"Considering that the security industry widely agrees that around 90 percent of targeted attacks begin with a phishing email, training employees to detect phishing campaigns should be a high priority for organizations."

ZD: Your company focuses on training programs for phishing, malware and drive-by threats. What techniques does PhishMe use to improve employee understanding in cybersecurity?

"Our methodology is based on providing immersive training through periodic simulated phishing exercises. The idea is to give employees the experience of receiving a phishing email and to then provide training to users immediately if they fall for the phish. This immediate feedback reinforces the knowledge in ways that ordinary computer-based training does not and helps users retain information more effectively.
PhishMe tracks the results of each campaign a customer runs, and provides a number of data points that allow customers to make data-driven decisions about how to tailor their training programs to their specific needs.
Sending these exercises periodically allows organizations to focus on different phishing techniques and on different groups within their organization.
Once an organization's workforce is adept at recognizing phishing attacks, encouraging them to report suspected attacks can have a dramatic impact on the incident response process."

ZD: How long does it take the average employee to learn to detect malicious threats to enterprise networks?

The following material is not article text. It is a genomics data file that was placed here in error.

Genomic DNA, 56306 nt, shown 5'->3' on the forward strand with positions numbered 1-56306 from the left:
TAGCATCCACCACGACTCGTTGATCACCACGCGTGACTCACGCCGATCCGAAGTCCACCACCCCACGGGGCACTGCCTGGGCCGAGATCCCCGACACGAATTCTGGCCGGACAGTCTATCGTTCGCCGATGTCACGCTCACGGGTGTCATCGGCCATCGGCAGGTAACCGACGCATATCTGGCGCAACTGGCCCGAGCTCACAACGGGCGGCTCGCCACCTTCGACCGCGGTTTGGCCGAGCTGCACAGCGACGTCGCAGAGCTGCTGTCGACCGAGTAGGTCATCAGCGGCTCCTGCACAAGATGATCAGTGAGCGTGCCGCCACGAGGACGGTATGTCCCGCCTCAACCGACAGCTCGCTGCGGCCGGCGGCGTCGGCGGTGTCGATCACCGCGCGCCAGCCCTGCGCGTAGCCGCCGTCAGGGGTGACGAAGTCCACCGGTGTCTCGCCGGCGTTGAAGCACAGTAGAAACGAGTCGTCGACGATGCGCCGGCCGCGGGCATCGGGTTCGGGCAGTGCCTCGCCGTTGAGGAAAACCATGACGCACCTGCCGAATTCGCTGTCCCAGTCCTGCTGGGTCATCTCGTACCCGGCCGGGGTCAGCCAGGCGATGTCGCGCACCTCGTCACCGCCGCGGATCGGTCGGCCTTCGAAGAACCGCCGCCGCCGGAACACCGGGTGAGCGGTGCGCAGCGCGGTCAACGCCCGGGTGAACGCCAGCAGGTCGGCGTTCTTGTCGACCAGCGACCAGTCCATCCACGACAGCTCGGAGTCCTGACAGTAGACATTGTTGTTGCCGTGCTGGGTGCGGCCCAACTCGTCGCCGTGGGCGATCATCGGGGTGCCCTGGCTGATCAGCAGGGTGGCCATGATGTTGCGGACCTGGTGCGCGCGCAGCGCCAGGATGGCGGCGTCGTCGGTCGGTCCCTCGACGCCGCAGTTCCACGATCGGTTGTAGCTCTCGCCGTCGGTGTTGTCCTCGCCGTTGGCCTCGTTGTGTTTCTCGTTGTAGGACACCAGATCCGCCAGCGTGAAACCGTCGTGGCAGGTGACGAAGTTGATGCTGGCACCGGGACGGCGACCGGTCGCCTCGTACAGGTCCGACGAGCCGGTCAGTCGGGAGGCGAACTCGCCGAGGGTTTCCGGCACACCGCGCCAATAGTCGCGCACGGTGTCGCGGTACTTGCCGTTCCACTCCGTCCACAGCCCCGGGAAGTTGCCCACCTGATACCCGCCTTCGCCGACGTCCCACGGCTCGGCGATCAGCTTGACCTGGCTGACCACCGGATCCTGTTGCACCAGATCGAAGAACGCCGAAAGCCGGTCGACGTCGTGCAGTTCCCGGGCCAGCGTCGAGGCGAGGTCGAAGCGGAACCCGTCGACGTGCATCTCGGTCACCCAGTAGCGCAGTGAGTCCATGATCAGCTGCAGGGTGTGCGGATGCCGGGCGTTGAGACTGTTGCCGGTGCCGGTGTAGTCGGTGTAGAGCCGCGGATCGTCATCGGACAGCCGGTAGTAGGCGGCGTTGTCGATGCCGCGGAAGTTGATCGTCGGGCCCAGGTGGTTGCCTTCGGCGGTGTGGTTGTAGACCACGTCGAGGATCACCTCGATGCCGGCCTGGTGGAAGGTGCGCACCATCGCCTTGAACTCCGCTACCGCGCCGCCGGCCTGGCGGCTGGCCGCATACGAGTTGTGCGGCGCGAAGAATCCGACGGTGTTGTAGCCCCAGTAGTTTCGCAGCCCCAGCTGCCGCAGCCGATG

"On an individual level, certain employees will grasp these concepts faster than others. The metrics that PhishMe collects help organizations pinpoint which of their users are more advanced and which may need more support. On an organizational level PhishMe customers often notice improvement after just a few months, and PhishMe has been proven to reduce organizational susceptibility to phishing attacks by up to 80 percent over the course of 18 months."

ZD: In your opinion, what do today's businesses need to do to improve the security of their networks?

"While some may think that PhishMe would advocate getting rid of expensive technical solutions, I think that complementing a robust offering of technical solutions with a savvy user base trained to recognize and report suspicious emails is the best way for enterprises to improve their security.
Technical solutions can do most of the blocking and tackling, detecting known threats, while your trained workforce can act as human sensors that detect the threats that get past your technical perimeter."